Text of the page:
Portraits – Multi-purpose

In our recent article of property or photo “props”, I suggested using an umbrella as a diffuser. I would like to explain that thought a little more in-depth for the sake of creativity and fun.

To use an umbrella as a diffuser it is necessary to keep it between your subject and the sun, but that does not mean it is not for you to use without being seen at the same time!

‘ “Woe!” you say?’ Allow me to elaborate.

Pose your subject as if they are walking along a sidewalk and turn back slightly to see what they heard behind them, to find you and your camera trained on them. Catch the edge of the umbrella and framing their face is the part which incorporates the tool to diffuse the light as a prop too. Great idea? I like it!

What about having some fun pretending that it is raining and your subject is dancing in the rain? Have them hold their umbrella up in the air as they look simultaneously into it and the falling rain.

Even still, another possibility is to use the umbrella as a background, letting the sun back-light the umbrella. This can light the edges of the face and hair for a wonderful time exposure. [NOTE: Since your subject is back-lit with the sun diffused by an umbrella, use a longer shutter speed to develop their face and not only the umbrella.]

These are a few ideas with which to start and some I hope will adapt in your own style.

There are many good ways of using your lighting tools as portrait props. Try new things, have fun and tell me about them! I love to hear what you are doing! We all can use a help now and again, even me. I am no one special just because I write a blog.

Enjoy!

Portraits – Property

Little things that might otherwise never be considered in portraits are good to keep accessible. These little things should target a purpose for the photo.

  • Is this a yearly portrait session?
  • Is this special birthday session?
  • Is this a business portrait session?

These three examples are a start on the purposes for portraits but what kind of session do you most often shoot? Which session properties will be the most valuable to your business or in-formal shots?

Property or “props” are added elements which suggest motion, share information and set the mood within the photo. Listed below are some “props” which may help you get your “prop” inventory started.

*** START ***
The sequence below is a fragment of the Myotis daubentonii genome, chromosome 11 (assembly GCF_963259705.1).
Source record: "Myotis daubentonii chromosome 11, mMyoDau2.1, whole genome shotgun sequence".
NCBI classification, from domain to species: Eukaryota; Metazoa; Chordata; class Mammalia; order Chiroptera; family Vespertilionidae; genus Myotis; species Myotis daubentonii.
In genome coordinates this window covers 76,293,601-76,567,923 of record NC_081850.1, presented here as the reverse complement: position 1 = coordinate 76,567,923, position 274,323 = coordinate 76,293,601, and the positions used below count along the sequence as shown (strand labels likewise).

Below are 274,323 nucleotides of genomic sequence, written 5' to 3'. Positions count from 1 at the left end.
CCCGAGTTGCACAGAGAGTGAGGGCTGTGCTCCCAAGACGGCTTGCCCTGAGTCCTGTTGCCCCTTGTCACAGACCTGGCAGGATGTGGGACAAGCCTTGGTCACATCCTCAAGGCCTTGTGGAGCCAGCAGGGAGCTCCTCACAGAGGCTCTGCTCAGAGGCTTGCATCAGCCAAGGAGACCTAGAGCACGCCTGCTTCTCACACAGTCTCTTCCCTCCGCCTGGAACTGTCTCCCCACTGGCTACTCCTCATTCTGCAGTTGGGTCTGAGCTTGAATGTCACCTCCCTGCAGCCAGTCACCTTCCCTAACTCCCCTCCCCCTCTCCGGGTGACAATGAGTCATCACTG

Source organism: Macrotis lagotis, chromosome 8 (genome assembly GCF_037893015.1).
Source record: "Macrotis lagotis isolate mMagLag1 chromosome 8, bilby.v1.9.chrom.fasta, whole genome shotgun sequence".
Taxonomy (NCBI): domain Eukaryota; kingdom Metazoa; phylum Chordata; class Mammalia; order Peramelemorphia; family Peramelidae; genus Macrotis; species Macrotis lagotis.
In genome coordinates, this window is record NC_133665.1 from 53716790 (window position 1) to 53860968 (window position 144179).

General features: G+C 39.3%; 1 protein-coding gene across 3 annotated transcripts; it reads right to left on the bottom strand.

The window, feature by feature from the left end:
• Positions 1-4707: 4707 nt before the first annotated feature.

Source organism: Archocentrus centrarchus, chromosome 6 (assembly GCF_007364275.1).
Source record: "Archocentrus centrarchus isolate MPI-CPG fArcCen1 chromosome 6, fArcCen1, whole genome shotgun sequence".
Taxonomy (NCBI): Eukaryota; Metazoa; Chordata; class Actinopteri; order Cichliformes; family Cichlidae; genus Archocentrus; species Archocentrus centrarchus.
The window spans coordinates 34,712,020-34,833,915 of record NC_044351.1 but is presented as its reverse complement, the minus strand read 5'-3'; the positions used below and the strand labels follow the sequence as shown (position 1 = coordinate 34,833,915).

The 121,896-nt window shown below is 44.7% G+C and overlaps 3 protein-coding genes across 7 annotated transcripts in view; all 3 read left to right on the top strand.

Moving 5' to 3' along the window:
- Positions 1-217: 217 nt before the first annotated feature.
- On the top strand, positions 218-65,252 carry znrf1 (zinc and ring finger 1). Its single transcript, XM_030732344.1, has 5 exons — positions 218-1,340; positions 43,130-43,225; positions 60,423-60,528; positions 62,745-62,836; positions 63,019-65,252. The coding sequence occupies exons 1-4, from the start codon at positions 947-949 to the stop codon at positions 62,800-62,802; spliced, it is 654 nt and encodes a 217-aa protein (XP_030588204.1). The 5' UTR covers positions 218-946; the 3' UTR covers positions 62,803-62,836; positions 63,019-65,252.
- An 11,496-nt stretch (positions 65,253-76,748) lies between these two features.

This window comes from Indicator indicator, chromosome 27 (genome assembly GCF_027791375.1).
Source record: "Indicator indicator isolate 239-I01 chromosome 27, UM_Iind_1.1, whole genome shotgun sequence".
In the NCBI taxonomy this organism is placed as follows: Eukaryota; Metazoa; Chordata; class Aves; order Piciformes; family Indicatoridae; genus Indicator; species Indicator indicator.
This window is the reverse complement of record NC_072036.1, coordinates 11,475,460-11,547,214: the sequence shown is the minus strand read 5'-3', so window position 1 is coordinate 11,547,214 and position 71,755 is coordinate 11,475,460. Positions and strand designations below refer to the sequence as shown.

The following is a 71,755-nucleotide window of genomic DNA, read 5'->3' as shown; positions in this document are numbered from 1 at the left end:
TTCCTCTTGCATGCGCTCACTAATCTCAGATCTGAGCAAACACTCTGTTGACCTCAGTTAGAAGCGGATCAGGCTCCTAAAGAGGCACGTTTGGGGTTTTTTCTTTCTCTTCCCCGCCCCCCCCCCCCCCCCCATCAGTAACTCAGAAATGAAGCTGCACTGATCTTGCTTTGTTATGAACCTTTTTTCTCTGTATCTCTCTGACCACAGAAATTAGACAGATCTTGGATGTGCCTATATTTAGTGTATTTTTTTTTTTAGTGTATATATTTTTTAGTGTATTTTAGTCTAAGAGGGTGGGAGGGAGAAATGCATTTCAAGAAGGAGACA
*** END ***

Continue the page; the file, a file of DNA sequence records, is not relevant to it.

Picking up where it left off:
• Numbers – Numbers apply to birthday and yearly portrait sessions by signifying the age of the subject or the year the portrait was taken. This is the basic use of numbers in a shot, but what other ways can you bring the number into a portrait?
  • Letters – Most commonly a letter is used to state the first letter of the subject’s last name.
  • Umbrellas – Making a statement to Weather or femininity, umbrellas are incredibly versatile! Umbrellas range in design from large to small, dainty to rugged and sporty to fashion.
  • Bean-bag chairs – Styrofoam pellet stuffed chairs give the ultimately conformable property for the wiggling young child or relaxed appearance for older children and young adults.
  • Large stacking blocks – Boxes made of wood or other solid materials can create fun variations on a set. Making impromptu stairs for your subjects to ascend or a small pattern to partially separate activity in your photo frame.
  • Picture frames – Picture frames can be a visual reminder to the viewer of the portrait’s focus in an artistic way or even offer a pictorial time-line with a photo inside of a previous event. (For instance; during the bridal portrait session the bride could hold her favorite picture of her engagement portrait session.)

These are all suggestions which I hope inspire you to use things I have never thought about. I look forward to hearing your success stories and the “props” you use!